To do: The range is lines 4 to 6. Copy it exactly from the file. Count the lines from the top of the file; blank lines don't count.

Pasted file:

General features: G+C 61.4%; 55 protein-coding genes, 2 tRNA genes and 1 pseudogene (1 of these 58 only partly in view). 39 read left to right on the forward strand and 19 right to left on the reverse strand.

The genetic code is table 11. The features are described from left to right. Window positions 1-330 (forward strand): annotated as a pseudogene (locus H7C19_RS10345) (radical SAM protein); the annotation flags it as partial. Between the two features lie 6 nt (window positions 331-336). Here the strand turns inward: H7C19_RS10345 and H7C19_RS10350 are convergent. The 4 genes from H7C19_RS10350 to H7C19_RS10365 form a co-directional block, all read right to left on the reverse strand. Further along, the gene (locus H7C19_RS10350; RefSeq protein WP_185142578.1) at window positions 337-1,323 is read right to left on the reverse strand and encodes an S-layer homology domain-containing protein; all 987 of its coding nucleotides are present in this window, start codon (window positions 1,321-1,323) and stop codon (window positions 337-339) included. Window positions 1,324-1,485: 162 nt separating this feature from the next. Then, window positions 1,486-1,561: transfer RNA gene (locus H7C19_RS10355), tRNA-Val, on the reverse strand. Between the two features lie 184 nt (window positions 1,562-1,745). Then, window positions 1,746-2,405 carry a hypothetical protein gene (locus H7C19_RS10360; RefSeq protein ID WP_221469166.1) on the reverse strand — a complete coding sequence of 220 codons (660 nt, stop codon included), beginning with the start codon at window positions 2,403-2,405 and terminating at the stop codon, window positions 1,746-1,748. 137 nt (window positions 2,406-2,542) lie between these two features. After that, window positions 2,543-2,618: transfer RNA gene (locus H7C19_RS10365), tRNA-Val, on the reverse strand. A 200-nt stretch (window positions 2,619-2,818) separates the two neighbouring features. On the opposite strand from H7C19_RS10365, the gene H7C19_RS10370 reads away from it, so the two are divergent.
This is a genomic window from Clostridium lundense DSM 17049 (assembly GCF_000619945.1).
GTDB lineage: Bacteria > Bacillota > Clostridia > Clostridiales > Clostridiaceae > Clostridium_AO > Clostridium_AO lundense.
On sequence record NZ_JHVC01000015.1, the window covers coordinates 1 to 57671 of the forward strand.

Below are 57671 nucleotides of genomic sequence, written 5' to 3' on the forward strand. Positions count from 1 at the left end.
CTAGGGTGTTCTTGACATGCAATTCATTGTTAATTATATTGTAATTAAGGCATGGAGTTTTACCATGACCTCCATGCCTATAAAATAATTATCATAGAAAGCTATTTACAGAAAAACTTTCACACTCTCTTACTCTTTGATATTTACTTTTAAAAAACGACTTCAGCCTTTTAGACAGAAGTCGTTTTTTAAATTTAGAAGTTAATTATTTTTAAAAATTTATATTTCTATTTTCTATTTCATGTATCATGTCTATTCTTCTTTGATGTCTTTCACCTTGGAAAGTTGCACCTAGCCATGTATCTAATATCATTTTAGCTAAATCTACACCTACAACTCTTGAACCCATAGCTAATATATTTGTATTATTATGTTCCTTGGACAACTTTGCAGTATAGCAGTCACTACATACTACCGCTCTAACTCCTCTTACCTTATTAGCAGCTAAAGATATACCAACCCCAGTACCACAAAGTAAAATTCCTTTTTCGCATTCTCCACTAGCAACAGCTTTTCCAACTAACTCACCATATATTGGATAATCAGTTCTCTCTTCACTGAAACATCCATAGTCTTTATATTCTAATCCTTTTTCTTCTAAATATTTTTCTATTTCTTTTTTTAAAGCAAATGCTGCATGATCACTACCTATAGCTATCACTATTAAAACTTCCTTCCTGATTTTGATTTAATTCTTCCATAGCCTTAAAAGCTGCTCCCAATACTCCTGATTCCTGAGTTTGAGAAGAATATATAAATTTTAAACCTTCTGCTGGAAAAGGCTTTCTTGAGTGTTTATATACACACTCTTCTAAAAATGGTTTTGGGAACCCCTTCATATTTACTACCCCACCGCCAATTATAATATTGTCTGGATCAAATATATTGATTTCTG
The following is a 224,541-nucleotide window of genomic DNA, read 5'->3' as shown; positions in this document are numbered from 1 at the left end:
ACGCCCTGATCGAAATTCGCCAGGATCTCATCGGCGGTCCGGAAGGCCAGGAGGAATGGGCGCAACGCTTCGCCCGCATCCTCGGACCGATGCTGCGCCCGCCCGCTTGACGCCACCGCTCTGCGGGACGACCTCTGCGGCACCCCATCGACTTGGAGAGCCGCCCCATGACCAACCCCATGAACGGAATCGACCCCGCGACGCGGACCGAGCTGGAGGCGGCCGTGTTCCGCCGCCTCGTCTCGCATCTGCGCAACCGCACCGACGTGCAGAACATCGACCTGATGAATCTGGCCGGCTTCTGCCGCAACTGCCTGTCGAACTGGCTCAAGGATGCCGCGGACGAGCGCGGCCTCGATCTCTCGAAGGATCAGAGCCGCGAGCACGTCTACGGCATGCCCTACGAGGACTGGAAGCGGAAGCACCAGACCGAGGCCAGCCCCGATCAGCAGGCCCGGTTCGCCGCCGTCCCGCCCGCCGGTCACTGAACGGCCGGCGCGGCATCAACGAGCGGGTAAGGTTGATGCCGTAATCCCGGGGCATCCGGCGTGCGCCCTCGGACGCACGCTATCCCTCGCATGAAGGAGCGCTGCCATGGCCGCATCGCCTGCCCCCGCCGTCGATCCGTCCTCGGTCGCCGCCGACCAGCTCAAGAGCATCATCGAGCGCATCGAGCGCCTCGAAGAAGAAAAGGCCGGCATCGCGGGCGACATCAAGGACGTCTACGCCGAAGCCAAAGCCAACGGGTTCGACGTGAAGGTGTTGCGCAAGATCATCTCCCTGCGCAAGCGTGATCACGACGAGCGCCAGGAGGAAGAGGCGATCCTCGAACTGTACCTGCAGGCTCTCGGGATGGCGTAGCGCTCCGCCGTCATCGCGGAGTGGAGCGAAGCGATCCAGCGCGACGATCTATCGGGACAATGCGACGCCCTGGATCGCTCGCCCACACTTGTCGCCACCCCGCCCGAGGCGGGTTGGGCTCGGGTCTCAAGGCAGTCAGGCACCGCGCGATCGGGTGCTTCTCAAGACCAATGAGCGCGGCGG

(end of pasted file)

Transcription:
GTDB lineage: Bacteria > Bacillota > Clostridia > Clostridiales > Clostridiaceae > Clostridium_AO > Clostridium_AO lundense.
On sequence record NZ_JHVC01000015.1, the window covers coordinates 1 to 57671 of the forward strand.

Below are 57671 nucleotides of genomic sequence, written 5' to 3' on the forward strand. Positions count from 1 at the left end.